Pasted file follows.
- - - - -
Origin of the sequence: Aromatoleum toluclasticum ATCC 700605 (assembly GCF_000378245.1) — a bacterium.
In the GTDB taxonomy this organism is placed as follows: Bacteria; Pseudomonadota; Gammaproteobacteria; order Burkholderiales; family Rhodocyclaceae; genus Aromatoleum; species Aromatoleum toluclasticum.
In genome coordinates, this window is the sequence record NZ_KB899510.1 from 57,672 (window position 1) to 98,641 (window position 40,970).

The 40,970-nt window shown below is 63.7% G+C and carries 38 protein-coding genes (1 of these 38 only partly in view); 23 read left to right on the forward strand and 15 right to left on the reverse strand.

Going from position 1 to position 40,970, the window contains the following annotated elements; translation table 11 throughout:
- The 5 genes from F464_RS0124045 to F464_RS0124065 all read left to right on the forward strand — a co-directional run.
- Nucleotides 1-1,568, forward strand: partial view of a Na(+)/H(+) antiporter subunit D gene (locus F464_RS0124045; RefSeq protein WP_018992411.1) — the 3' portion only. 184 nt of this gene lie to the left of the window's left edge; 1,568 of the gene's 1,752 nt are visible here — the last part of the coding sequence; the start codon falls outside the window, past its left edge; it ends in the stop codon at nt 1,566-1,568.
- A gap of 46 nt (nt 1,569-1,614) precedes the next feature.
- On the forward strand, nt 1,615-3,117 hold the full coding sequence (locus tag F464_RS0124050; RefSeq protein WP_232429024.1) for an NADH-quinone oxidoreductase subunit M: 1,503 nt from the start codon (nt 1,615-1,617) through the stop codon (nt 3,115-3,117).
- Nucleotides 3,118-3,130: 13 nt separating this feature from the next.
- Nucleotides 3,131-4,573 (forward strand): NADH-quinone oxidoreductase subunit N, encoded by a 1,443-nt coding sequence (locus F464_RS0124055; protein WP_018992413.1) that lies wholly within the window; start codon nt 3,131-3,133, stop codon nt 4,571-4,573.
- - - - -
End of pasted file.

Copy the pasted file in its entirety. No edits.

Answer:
Origin of the sequence: Aromatoleum toluclasticum ATCC 700605 (assembly GCF_000378245.1) — a bacterium.
In the GTDB taxonomy this organism is placed as follows: Bacteria; Pseudomonadota; Gammaproteobacteria; order Burkholderiales; family Rhodocyclaceae; genus Aromatoleum; species Aromatoleum toluclasticum.
In genome coordinates, this window is the sequence record NZ_KB899510.1 from 57,672 (window position 1) to 98,641 (window position 40,970).

The 40,970-nt window shown below is 63.7% G+C and carries 38 protein-coding genes (1 of these 38 only partly in view); 23 read left to right on the forward strand and 15 right to left on the reverse strand.

Going from position 1 to position 40,970, the window contains the following annotated elements; translation table 11 throughout:
- The 5 genes from F464_RS0124045 to F464_RS0124065 all read left to right on the forward strand — a co-directional run.
- Nucleotides 1-1,568, forward strand: partial view of a Na(+)/H(+) antiporter subunit D gene (locus F464_RS0124045; RefSeq protein WP_018992411.1) — the 3' portion only. 184 nt of this gene lie to the left of the window's left edge; 1,568 of the gene's 1,752 nt are visible here — the last part of the coding sequence; the start codon falls outside the window, past its left edge; it ends in the stop codon at nt 1,566-1,568.
- A gap of 46 nt (nt 1,569-1,614) precedes the next feature.
- On the forward strand, nt 1,615-3,117 hold the full coding sequence (locus tag F464_RS0124050; RefSeq protein WP_232429024.1) for an NADH-quinone oxidoreductase subunit M: 1,503 nt from the start codon (nt 1,615-1,617) through the stop codon (nt 3,115-3,117).
- Nucleotides 3,118-3,130: 13 nt separating this feature from the next.
- Nucleotides 3,131-4,573 (forward strand): NADH-quinone oxidoreductase subunit N, encoded by a 1,443-nt coding sequence (locus F464_RS0124055; protein WP_018992413.1) that lies wholly within the window; start codon nt 3,131-3,133, stop codon nt 4,571-4,573.